Epsilon Theory Professional
You know, I was a big fan of stock buybacks back when I was running a fund, and I still think that most of the macro reasons to oppose stock buybacks are silly.
But when I look at it from a micro or individual company perspective, there is no doubt in my mind that stock buybacks have been totally hijacked by corporate management and boards over the past few years to sterilize exercised options and restricted stock units.
I’m not THAT into dominoes, but I am into figuring out what’s next for changes in the Fed narrative and how that impacts markets.
More evidence that the Common Knowledge around the Fed has shifted dramatically, and more evidence for where this shows up next in markets …
I think these emergency actions in the repo market – and to be sure, these ARE emergency actions – and now the expansion of the balance sheet to get more cash into the system, are the clearest indications yet that the Fed has lost its fundamental credibility with Mr. Market.
THE FED IS CONCERNED ABOUT “MAINTAINING A FIRM GRIP” ON ITS CONTROL OVER THE PRICE OF MONEY.
As they say in the twitterverse, let that sink in.
There are two necessary narratives for EM investing to work:
1) Yay, EM growth!
2) Yay, EM property rights!
Both of these narratives are broken, which means the *business* of EM investing is broken. Heads up: this is not a mean-reverting thing.
The line between the anchor and the boat has been cut. The line between the fisherman and the fish has been cut.
Everyone knows that everyone knows that central bank actions have no connection to real economic outcomes. THIS is the new common knowledge, and I don’t know how or where or when, but I think it changes everything.
Our most impactful structural attribute of narrative is Attention – the level of “drum-beating” for a certain narrative relative to all of the OTHER narratives taking place.
So it matters that the Inflation narrative is close to all-time lows in its Attention score coming into September, while both the Central Bank narrative AND the Trade & Tariff narrative are at all-time highs in their Attention scores coming into September.
I’ve never seen a US-oriented macro query that yielded more non-US narrative clusters.
Also, the past few days in markets have felt like 2008-2009, where the only thing that mattered for markets was risk-on/risk-off, and that “factor” swamped whatever else you were doing in your investment process. This isn’t as all-pervasive as risk-on/risk-off, but whatever it is (rates-on/rates-off?), it’s as impactful in the value/growth context.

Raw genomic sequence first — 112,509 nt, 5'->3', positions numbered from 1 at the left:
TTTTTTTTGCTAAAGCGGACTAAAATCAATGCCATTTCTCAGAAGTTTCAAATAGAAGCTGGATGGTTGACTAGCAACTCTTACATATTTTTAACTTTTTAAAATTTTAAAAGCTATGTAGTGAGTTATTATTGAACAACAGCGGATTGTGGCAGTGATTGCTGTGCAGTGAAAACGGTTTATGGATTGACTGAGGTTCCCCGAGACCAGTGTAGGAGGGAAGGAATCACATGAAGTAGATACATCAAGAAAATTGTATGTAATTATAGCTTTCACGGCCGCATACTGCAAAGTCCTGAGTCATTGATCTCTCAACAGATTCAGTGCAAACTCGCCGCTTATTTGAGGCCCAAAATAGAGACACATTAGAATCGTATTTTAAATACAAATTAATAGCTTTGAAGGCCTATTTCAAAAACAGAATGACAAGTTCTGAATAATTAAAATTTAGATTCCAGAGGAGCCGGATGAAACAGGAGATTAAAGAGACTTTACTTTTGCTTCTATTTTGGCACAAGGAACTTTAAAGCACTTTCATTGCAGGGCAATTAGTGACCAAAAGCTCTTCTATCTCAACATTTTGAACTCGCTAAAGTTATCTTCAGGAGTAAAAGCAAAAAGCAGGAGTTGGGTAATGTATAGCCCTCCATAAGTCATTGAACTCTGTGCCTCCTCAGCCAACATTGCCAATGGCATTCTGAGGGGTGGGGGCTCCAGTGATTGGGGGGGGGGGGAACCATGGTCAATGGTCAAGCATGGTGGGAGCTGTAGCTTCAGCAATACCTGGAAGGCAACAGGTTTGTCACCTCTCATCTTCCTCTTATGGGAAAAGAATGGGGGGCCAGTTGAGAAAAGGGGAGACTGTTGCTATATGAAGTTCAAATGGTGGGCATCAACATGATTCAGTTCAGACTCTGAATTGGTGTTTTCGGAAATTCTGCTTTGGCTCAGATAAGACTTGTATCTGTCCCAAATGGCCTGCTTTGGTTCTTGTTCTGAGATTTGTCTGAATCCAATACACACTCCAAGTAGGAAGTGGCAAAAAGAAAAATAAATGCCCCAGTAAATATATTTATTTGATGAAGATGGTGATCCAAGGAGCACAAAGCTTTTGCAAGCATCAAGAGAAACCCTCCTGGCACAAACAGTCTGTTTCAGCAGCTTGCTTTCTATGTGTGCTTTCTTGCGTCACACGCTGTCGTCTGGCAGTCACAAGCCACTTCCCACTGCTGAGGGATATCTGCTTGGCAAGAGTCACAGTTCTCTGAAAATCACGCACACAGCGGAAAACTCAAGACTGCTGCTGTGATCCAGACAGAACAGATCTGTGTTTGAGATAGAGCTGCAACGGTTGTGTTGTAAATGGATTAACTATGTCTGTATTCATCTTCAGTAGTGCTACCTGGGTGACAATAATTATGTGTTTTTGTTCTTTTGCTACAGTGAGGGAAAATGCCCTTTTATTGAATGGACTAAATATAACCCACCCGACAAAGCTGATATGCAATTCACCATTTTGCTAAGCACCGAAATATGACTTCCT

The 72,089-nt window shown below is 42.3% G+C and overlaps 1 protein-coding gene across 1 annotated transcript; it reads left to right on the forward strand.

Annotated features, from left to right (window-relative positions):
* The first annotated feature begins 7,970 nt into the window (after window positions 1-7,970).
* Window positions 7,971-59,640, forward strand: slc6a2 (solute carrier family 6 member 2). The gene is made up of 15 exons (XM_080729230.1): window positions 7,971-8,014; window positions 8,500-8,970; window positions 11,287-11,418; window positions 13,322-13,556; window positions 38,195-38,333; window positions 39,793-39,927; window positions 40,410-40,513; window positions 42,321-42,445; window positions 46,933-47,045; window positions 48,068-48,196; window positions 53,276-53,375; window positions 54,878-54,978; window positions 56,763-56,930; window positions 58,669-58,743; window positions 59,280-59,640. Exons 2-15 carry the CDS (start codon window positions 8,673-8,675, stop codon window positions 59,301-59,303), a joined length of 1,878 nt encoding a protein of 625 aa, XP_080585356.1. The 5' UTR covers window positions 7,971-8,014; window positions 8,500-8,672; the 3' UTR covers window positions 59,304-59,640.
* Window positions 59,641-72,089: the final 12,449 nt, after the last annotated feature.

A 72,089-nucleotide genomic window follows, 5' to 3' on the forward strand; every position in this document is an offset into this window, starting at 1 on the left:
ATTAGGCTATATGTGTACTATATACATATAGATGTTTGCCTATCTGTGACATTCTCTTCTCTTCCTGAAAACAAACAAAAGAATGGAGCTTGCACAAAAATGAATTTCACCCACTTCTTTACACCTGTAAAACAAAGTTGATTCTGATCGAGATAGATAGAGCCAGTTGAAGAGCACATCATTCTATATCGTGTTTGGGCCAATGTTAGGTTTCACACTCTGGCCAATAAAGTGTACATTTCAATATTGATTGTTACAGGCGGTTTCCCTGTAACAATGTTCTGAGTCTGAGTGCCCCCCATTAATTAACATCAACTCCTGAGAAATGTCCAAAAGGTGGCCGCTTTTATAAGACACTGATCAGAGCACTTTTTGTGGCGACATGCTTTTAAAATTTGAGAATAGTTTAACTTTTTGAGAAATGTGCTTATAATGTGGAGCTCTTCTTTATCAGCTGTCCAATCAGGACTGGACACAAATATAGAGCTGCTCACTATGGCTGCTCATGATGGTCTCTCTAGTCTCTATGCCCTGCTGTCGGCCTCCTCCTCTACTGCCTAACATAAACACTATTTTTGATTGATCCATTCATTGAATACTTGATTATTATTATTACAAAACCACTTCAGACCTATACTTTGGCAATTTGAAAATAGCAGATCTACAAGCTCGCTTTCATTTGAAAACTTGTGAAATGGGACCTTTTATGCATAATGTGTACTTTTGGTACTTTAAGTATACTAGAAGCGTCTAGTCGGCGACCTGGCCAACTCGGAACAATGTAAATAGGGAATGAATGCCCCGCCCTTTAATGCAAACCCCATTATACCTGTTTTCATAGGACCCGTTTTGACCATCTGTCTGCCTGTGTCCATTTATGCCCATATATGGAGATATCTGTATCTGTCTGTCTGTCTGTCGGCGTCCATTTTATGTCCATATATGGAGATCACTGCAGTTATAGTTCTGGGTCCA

First, I think I think that the “cover story” for the Fed – that they act to help the real economy – has evaporated.
Second, I think I think Trump has lost the financial media over the Trade War in the same way that LBJ lost Walter Cronkite over the Vietnam War.
The news about Jeffrey Epstein’s death on Saturday hit me hard, as did the escalation in the Hong Kong protests over the weekend, as did the collapse in Argentina’s currency and stock market on Monday. As the kids would say, I was shook. And I’m still trying to figure out what I think about all this, both as a citizen and as an investor.
The First Horseman was a tightening Fed, and markets suffered its wrath in Q4 last year.
Markets are now suffering the Second Horseman, as China “surprised” markets with a sharp devaluation of the yuan last night in response to higher/broader tariffs that Trump threatened to impose last week.
Here are the questions Rusty and I are asking now, along with our answers …
I’ve been looking at narrative maps for a long time now, and I don’t think I’ve ever seen as complacent a market narrative as what our Narrative Machine research is showing around US Fiscal Policy.
Here’s how we analyze this research.
I’ve met Rick Rieder and Larry Fink a couple of times, but I don’t know them. At all. Maybe they’re decent guys. Maybe they really believe in their heart of hearts that it’s wise public policy for the ECB to buy equities. I truly don’t know.
But if it walks like a raccoon and talks like a raccoon …
That line about dancing by Chuck Prince is the perfect quote for any age and any asset class where institutions intentionally take risks they know are foolish, but risks they believe are manageable because there’s a greater fool looking to get on the dance floor after them.
The greater fool theory is the driving force behind the bid for negative-yielding debt, whether it’s European government bonds or European investment grade corporate debt.
Yes, we’re still in a zeitgeist of Central Bank Omnipotence, where deflationary shocks simply can’t take the market down for much or for long. That said, the Cohesion measure of both Trade & Tariffs and Central Bank Omnipotence is really breaking down, meaning that there is enormous narrative confusion over how the rate cut trajectory plays out … far more confusion than the 100% implied market odds of a cut would imply.
The major update in today’s research deck is a simulation of a market neutral / absolute return strategy using our narrative-driven S&P 500 sector underweight/overweight signals. Prior to this we had presented simulations of an unconstrained “Beta1” portfolio (always 100% net long, but allowing leverage and short positions, roughly the equivalent of a 150/50 portfolio) and a constrained “Long-only” portfolio (always 100% net long AND 100% gross long, so no leverage and no short positions). Both of these strategies were designed to test for an excess return versus the S&P 500, essentially as generic long-equity replacements for S&P 500 exposure.
US Sector Strategies Presentation Deck (downloadable PDF)
For ET Professional subscribers only.
Legacy Monitor Archive (Pre-January 2020)